Stuart Zender names the song that inspired his hallmark bassline on Jamiroquai's biggest-selling hit

Stuart Zender onstage with Mark Ronson
(Image credit: Gibson)

Lauded as one of the most influential bass players to ever emerge from the UK, Stuart Zender’s bass work with Jamiroquai in the early 1990s gave rise to a new breed of bassist who continue to cite Stuart as a key influence. “It freaks me out to this day,” he says. “I was really young and I guess I was trying to show off and be a really good bass player. I'm not as flash now, but for the first three years of me being in the band I was like a kid in a candy shop.”

Jamiroquai’s 1993 debut served to highlight Zender’s funky and syncopated basslines on tracks like Too Young to Die and the title track, Emergency On Planet Earth. The album soon elevated Stuart to bass royalty. “I was really young when that album came out, but everybody wanted to know us. Guys like Gucci would come down to our shows and fit us with designer clothes; it was crazy.”

Over the next three years Jamiroquai released a further two albums, The Return of the Space Cowboy and Travelling Without Moving, which brought the group unprecedented success. “Those songs came from all of us sitting in a room playing together,” says Stuart. “We worked on Cosmic Girl at a residential studio in Milton Keynes, a place called The Manor; Derek had started that track in pre-production and I had changed the chords in the chorus.

"I was inspired by stuff like, My Forbidden Lover, and I’ve always loved that Don Blackman song Holding You, Loving You, which is how I got the rhythm track together for Virtual insanity. It's on that same vibe. The chords are different so the finished track didn’t really sound like it, but anyone who has a good ear will be able to tell you that it was inspired by Holding You, Loving You."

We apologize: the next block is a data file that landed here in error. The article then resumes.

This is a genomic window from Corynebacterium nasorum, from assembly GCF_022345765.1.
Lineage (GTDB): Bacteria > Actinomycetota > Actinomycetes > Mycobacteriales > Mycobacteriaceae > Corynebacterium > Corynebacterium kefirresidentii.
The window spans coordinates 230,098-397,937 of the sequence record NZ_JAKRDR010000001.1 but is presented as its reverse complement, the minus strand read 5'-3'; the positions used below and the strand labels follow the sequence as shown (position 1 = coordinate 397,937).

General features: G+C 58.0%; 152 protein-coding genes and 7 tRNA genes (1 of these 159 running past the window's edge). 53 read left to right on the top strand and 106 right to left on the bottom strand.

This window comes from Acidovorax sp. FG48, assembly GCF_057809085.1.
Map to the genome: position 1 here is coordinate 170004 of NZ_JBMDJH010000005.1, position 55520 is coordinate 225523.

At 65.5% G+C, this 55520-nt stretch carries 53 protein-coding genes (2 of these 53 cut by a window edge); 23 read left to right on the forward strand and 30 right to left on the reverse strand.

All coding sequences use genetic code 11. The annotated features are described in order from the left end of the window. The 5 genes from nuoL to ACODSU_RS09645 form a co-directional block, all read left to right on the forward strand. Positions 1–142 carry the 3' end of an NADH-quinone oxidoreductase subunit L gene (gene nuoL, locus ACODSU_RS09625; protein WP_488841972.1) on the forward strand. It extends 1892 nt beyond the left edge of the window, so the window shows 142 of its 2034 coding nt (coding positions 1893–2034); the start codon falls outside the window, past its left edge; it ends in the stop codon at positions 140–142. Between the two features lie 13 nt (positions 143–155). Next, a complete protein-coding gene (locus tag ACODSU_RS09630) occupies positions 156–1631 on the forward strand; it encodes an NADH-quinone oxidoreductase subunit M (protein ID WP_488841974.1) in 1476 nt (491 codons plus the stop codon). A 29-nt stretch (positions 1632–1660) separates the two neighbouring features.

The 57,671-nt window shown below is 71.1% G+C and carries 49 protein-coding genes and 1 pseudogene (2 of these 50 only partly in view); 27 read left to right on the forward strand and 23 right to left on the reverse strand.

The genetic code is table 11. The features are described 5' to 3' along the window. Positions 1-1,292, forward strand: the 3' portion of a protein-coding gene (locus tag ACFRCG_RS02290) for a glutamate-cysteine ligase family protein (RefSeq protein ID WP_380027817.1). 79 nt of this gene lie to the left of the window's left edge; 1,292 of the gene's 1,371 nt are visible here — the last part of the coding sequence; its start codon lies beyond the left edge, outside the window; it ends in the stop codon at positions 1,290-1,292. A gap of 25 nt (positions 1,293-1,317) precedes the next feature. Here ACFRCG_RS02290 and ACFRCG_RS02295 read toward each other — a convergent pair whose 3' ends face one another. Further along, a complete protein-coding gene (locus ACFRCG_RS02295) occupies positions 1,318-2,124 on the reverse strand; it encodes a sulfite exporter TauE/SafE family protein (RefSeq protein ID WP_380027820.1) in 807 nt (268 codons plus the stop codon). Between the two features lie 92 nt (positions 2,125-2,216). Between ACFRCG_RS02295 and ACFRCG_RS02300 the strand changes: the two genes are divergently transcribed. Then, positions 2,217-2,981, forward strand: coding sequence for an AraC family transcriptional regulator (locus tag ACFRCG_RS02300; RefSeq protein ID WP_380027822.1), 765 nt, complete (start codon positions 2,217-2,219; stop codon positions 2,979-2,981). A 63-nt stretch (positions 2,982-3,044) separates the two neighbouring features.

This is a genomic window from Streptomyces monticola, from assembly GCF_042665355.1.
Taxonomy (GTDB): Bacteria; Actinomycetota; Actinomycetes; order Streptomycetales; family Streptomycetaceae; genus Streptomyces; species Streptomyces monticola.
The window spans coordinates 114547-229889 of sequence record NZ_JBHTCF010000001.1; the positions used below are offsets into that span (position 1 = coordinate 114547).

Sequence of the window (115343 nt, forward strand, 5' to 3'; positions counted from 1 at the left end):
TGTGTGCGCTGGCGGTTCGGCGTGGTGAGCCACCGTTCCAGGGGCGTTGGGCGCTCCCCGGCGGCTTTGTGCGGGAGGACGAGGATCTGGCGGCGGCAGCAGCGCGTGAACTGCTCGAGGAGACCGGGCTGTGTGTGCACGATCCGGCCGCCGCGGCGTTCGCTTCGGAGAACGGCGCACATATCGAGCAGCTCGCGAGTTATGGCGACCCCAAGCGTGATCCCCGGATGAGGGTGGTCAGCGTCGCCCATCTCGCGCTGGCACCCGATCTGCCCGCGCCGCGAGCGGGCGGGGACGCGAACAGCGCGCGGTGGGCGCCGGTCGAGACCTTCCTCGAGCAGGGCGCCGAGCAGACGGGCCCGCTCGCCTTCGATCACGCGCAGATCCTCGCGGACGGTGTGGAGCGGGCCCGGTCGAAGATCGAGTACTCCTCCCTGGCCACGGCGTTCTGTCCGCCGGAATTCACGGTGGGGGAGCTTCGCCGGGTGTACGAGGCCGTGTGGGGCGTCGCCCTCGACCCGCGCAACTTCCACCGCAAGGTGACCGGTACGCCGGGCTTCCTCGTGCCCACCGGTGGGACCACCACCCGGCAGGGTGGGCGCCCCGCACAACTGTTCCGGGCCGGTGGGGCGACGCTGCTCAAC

By this point the group’s blend of acid-jazz orientated funk had begun to absorb other elements of electronic music. Yet disputes over writing and production credits led to a series of confrontations that would ultimately lead to Stuart’s departure. “I still get royalty cheques for every song on the first three albums," he says. "But I’d give it all back to have my name printed under the tracks that I helped write and produce, which were all the big hits like Cosmic Girl and Virtual Insanity. It was a real joint effort and it should have been handled like that.”

Upon leaving the band, Stuart remained in high demand, working with the likes of Omar, Lauryn Hill, Amy Winehouse and D’Angelo. In 2006 he got the call to preside over Mark Ronson’s Version tour as musical director. “I’d already played on tracks Stop Me and Apply Some Pressure from Mark's album," says Stuart. "When the tour started out it was just myself, Mark, a guy called Snowboy and then the Haggis Horns. Then we got Pete Ray Biggin to play drums." 

"We had to wear suits too, and I had sworn to myself that I would never wear a suit, but there I was onstage wearing a powder-blue suit and a cravat!"

To find out more about Stuart's current projects you can find him on Instagram (opens in new tab).

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Nick Wells was the Editor of Bass Guitar magazine from 2009 to 2011, before making strides into the world of Artist Relations with Sheldon Dingwall and Dingwall Guitars. He's also the producer of bass-centric documentaries, Walking the Changes and Beneath the Bassline, as well as Production Manager and Artist Liaison for ScottsBassLessons. In his free time, you'll find him jumping around his bedroom to Kool & The Gang while hammering the life out of his P-Bass.